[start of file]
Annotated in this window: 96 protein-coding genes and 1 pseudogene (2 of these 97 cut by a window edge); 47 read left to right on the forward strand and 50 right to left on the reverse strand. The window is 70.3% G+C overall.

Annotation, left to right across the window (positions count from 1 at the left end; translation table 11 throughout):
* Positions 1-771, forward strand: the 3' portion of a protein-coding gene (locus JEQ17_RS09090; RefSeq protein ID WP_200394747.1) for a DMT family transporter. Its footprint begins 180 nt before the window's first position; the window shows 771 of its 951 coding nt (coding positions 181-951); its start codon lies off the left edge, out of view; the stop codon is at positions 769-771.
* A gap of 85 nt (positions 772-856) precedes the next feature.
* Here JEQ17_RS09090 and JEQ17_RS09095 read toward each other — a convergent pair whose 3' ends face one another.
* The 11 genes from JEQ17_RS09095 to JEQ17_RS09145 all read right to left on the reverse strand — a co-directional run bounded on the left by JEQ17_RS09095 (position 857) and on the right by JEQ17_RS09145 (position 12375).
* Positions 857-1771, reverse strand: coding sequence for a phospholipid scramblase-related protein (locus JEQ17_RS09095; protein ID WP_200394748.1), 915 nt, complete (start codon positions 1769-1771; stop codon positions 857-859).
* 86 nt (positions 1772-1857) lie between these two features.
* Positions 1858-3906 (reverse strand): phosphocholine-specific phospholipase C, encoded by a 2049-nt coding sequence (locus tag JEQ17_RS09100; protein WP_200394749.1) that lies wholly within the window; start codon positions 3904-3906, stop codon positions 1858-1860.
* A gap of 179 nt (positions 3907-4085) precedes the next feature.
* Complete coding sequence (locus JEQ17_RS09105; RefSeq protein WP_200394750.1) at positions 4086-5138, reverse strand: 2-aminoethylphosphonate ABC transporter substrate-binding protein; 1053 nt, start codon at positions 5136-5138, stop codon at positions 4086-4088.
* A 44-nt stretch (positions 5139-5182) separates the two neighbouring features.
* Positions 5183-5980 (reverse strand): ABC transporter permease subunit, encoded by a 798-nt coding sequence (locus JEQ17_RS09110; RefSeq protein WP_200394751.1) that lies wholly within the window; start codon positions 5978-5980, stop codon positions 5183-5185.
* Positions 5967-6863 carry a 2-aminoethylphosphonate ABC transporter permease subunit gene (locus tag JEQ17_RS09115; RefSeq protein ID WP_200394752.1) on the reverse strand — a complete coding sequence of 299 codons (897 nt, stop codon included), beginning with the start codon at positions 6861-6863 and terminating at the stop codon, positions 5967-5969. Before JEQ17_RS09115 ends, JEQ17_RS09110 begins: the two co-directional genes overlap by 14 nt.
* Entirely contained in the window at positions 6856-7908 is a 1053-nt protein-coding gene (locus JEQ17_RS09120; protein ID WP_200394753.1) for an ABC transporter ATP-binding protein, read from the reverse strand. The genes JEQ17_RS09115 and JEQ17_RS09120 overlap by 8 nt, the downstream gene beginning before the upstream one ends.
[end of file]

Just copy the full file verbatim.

Annotated in this window: 96 protein-coding genes and 1 pseudogene (2 of these 97 cut by a window edge); 47 read left to right on the forward strand and 50 right to left on the reverse strand. The window is 70.3% G+C overall.

Annotation, left to right across the window (positions count from 1 at the left end; translation table 11 throughout):
* Positions 1-771, forward strand: the 3' portion of a protein-coding gene (locus JEQ17_RS09090; RefSeq protein ID WP_200394747.1) for a DMT family transporter. Its footprint begins 180 nt before the window's first position; the window shows 771 of its 951 coding nt (coding positions 181-951); its start codon lies off the left edge, out of view; the stop codon is at positions 769-771.
* A gap of 85 nt (positions 772-856) precedes the next feature.
* Here JEQ17_RS09090 and JEQ17_RS09095 read toward each other — a convergent pair whose 3' ends face one another.
* The 11 genes from JEQ17_RS09095 to JEQ17_RS09145 all read right to left on the reverse strand — a co-directional run bounded on the left by JEQ17_RS09095 (position 857) and on the right by JEQ17_RS09145 (position 12375).
* Positions 857-1771, reverse strand: coding sequence for a phospholipid scramblase-related protein (locus JEQ17_RS09095; protein ID WP_200394748.1), 915 nt, complete (start codon positions 1769-1771; stop codon positions 857-859).
* 86 nt (positions 1772-1857) lie between these two features.
* Positions 1858-3906 (reverse strand): phosphocholine-specific phospholipase C, encoded by a 2049-nt coding sequence (locus tag JEQ17_RS09100; protein WP_200394749.1) that lies wholly within the window; start codon positions 3904-3906, stop codon positions 1858-1860.
* A gap of 179 nt (positions 3907-4085) precedes the next feature.
* Complete coding sequence (locus JEQ17_RS09105; RefSeq protein WP_200394750.1) at positions 4086-5138, reverse strand: 2-aminoethylphosphonate ABC transporter substrate-binding protein; 1053 nt, start codon at positions 5136-5138, stop codon at positions 4086-4088.
* A 44-nt stretch (positions 5139-5182) separates the two neighbouring features.
* Positions 5183-5980 (reverse strand): ABC transporter permease subunit, encoded by a 798-nt coding sequence (locus JEQ17_RS09110; RefSeq protein WP_200394751.1) that lies wholly within the window; start codon positions 5978-5980, stop codon positions 5183-5185.
* Positions 5967-6863 carry a 2-aminoethylphosphonate ABC transporter permease subunit gene (locus tag JEQ17_RS09115; RefSeq protein ID WP_200394752.1) on the reverse strand — a complete coding sequence of 299 codons (897 nt, stop codon included), beginning with the start codon at positions 6861-6863 and terminating at the stop codon, positions 5967-5969. Before JEQ17_RS09115 ends, JEQ17_RS09110 begins: the two co-directional genes overlap by 14 nt.
* Entirely contained in the window at positions 6856-7908 is a 1053-nt protein-coding gene (locus JEQ17_RS09120; protein ID WP_200394753.1) for an ABC transporter ATP-binding protein, read from the reverse strand. The genes JEQ17_RS09115 and JEQ17_RS09120 overlap by 8 nt, the downstream gene beginning before the upstream one ends.